The 9 Ways Our Generation Communicates
1. Phone Call
“Someone is dying, or I just need to know where you are at this exact moment”
With so many ways to make contact in our modern world, there’s really no need to make phone calls in most situations. Phone calls should be reserved for the most dire of circumstances: calling an ambulance, a local jail to check on a friend, or locating your drinking buddies at the bar.
“I need you to do something for me, but no big hurry.”
While an email might not be as instant or of the same priority as a text message, usually this type of communication is reserved for when you actually need to get something done. Group projects for school come to mind, along with any of the various forms of “I can’t come to class today, because ______” that you send your professor on a semesterly basis.
“This might be important, but probably not. Get back to me when you can.”
I’m no statistician, but I think it’s safe to assume that about 90% of productive communication for our generation happens through text message. From planning a party all the way down to asking your parents for a little supplement to the booze fund, text messages are the ultimate in convenience. While calling someone when they’re busy can be a rude gesture, a text message is the perfect way to say, “Just handle this on your own time.”
4. Group Text Message
“Let’s plan a group activity and hope that two people don’t turn this into their own personal conversation.”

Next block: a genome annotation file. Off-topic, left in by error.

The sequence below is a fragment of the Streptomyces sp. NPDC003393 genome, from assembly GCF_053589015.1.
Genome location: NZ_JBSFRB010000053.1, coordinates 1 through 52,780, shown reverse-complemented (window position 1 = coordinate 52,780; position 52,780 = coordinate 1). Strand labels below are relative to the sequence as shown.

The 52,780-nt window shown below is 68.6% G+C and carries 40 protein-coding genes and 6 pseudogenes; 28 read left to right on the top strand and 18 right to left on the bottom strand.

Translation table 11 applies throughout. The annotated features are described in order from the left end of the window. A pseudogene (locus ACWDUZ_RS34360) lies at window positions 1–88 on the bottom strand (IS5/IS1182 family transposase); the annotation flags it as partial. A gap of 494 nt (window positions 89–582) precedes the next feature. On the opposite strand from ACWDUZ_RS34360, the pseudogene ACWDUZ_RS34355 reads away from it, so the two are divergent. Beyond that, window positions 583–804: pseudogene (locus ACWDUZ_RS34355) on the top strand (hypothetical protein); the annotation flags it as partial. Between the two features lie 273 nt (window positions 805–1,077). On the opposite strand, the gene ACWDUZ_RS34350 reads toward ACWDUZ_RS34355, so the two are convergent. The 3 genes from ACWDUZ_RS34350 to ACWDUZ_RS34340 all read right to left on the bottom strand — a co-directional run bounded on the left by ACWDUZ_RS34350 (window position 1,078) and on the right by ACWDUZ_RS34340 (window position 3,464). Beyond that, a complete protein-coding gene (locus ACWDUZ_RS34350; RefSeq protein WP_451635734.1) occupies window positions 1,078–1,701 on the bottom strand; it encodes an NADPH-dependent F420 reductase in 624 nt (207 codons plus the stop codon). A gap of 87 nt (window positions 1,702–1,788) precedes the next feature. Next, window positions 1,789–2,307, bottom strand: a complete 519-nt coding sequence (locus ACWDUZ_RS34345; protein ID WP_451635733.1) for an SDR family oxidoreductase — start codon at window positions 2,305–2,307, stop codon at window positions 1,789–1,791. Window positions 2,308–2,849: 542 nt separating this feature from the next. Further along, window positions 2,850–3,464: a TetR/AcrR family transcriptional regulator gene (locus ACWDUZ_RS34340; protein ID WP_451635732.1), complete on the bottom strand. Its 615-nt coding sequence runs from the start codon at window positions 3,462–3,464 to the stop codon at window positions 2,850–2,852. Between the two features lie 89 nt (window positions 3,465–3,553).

Group text messages are great. When you’re coordinating with a large group of people, whether it’s for a sporting event or just a typical bar crawl, they’re amazing tools to round up the proverbial troops. Two things ruin group texts for everyone, though, and make them occasionally a bitch to deal with. First of all, group texts should never be used for a personal conversation between two people. If you guys want to coordinate something seperately, get your own fucking text box. Secondly, the always dreadful Android phone user crushes the sanctity of a group text. When I see those green text boxes, all I can feel is pity.
5. Tweet/Facebook Wall Post
“I found something funny on the internet, and thought you might like it”
I lumped these two together because they essentially serve the same purpose. While Tweets are a little more conversation oriented, usually any time you’re communicating through either of these, all you’re really doing is sharing something random you found on the internet. It might be educational, but usually it’s just an entertaining article or a collection of moderately funny GIFs.
6. Facebook Message
“For some (probably good) reason, I don’t have your phone number but still need to communicate.”
I know I’m not the only one out there who finds Facebook messages as a creepy form of communication. While they may have been useful years ago, lately it seems the only people who use it are the extremely bored, or the incurably creepy. Sure, it can be a useful way to get that forgotten hookup’s number for a casual re-slam, but chances are you don’t remember her name anyway.
7. Instagram Comment
“I have a vagina, and really liked this picture of food that you posted.”
I don’t know much about Instagram, but I know if you have any remote form of sack between your legs that it should be completely irrelevant to your existence.
8. SnapChat Message
Guys: “Hey look! I pooped!” Girls: “Hey look! I made a silly face!”
While paranoid parents around the world fear this app for its endless sexting capabilities, all I ever see it get used for are pictures of people’s turds. Maybe I just need better friends? While poops aren’t the only use for this quick messaging app, one could argue that the way girls use it is just as bad. If we made every girl look at a gallery of all the ridiculous faces they make on SnapChat, we would have a lot of demolished egos on our hands.
9. Google+ Wall Post
“I hope you’ll notice this in the next 6-12 months, but I’m not really counting on it.”
One time, I accidentally “+1’d” a hardcore porn video on my Google Plus account. Nobody ever noticed.